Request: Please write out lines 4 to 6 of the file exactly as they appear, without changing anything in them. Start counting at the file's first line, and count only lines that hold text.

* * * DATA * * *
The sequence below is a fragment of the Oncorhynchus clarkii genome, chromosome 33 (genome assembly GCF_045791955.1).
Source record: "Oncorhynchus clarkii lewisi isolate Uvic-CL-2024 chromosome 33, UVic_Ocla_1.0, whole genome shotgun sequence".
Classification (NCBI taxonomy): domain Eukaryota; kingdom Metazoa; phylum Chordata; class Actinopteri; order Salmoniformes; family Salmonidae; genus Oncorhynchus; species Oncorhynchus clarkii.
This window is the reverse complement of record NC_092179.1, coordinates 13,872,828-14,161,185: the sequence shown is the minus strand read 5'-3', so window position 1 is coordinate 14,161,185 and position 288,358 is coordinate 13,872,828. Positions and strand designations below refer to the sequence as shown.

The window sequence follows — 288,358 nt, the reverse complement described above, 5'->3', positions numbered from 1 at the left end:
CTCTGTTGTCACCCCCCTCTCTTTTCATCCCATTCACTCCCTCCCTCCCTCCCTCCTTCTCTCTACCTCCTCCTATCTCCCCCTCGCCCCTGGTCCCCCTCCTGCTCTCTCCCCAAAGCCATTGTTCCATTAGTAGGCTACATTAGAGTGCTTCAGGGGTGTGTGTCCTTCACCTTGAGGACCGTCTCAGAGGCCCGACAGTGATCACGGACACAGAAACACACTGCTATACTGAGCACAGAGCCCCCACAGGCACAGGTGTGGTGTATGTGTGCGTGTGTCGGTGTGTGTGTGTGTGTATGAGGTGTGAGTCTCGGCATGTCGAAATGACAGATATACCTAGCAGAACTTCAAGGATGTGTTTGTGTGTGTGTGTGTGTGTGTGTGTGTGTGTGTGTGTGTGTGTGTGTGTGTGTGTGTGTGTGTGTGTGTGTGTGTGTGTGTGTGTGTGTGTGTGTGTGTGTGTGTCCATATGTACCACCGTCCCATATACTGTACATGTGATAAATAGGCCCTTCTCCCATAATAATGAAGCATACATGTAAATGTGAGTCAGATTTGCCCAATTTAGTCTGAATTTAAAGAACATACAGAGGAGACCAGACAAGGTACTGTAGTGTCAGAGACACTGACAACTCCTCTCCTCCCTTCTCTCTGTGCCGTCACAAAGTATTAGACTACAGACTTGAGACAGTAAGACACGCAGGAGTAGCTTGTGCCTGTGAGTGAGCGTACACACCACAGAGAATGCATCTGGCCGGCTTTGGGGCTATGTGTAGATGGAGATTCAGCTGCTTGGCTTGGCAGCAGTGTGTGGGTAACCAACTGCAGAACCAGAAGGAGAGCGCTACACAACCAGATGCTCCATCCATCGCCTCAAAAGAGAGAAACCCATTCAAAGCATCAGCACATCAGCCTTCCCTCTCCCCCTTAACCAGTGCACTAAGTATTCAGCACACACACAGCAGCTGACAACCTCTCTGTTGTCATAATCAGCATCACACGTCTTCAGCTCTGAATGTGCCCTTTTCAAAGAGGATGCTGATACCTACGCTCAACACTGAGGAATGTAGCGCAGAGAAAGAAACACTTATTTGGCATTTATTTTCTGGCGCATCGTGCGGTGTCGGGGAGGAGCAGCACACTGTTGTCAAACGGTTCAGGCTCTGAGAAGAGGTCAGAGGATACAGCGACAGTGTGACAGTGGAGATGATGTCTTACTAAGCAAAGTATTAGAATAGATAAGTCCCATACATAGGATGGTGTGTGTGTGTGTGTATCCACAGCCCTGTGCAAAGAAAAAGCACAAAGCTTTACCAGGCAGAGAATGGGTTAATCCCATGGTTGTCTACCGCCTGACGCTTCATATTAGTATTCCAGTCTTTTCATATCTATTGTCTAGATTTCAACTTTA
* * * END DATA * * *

This window is the reverse complement of record NC_092179.1, coordinates 13,872,828-14,161,185: the sequence shown is the minus strand read 5'-3', so window position 1 is coordinate 14,161,185 and position 288,358 is coordinate 13,872,828. Positions and strand designations below refer to the sequence as shown.

The window sequence follows — 288,358 nt, the reverse complement described above, 5'->3', positions numbered from 1 at the left end:
CTCTGTTGTCACCCCCCTCTCTTTTCATCCCATTCACTCCCTCCCTCCCTCCCTCCTTCTCTCTACCTCCTCCTATCTCCCCCTCGCCCCTGGTCCCCCTCCTGCTCTCTCCCCAAAGCCATTGTTCCATTAGTAGGCTACATTAGAGTGCTTCAGGGGTGTGTGTCCTTCACCTTGAGGACCGTCTCAGAGGCCCGACAGTGATCACGGACACAGAAACACACTGCTATACTGAGCACAGAGCCCCCACAGGCACAGGTGTGGTGTATGTGTGCGTGTGTCGGTGTGTGTGTGTGTGTATGAGGTGTGAGTCTCGGCATGTCGAAATGACAGATATACCTAGCAGAACTTCAAGGATGTGTTTGTGTGTGTGTGTGTGTGTGTGTGTGTGTGTGTGTGTGTGTGTGTGTGTGTGTGTGTGTGTGTGTGTGTGTGTGTGTGTGTGTGTGTGTGTGTGTGTGTGTGTGTCCATATGTACCACCGTCCCATATACTGTACATGTGATAAATAGGCCCTTCTCCCATAATAATGAAGCATACATGTAAATGTGAGTCAGATTTGCCCAATTTAGTCTGAATTTAAAGAACATACAGAGGAGACCAGACAAGGTACTGTAGTGTCAGAGACACTGACAACTCCTCTCCTCCCTTCTCTCTGTGCCGTCACAAAGTATTAGACTACAGACTTGAGACAGTAAGACACGCAGGAGTAGCTTGTGCCTGTGAGTGAGCGTACACACCACAGAGAATGCATCTGGCCGGCTTTGGGGCTATGTGTAGATGGAGATTCAGCTGCTTGGCTTGGCAGCAGTGTGTGGGTAACCAACTGCAGAACCAGAAGGAGAGCGCTACACAACCAGATGCTCCATCCATCGCCTCAAAAGAGAGAAACCCATTCAAAGCATCAGCACATCAGCCTTCCCTCTCCCCCTTAACCAGTGCACTAAGTATTCAGCACACACACAGCAGCTGACAACCTCTCTGTTGTCATAATCAGCATCACACGTCTTCAGCTCTGAATGTGCCCTTTTCAAAGAGGATGCTGATACCTACGCTCAACACTGAGGAATGTAGCGCAGAGAAAGAAACACTTATTTGGCATTTATTTTCTGGCGCATCGTGCGGTGTCGGGGAGGAGCAGCACACTGTTGTCAAACGGTTCAGGCTCTGAGAAGAGGTCAGAGGATACAGCGACAGTGTGACAGTGGAGATGATGTCTTACTAAGCAAAGTATTAGAATAGATAAGTCCCATACATAGGATGGTGTGTGTGTGTGTGTATCCACAGCCCTGTGCAAAGAAAAAGCACAAAGCTTTACCAGGCAGAGAATGGGTTAATCCCATGGTTGTCTACCGCCTGACGCTTCATATTAGTATTCCAGTCTTTTCATATCTATTGTCTAGATTTCAACTTTA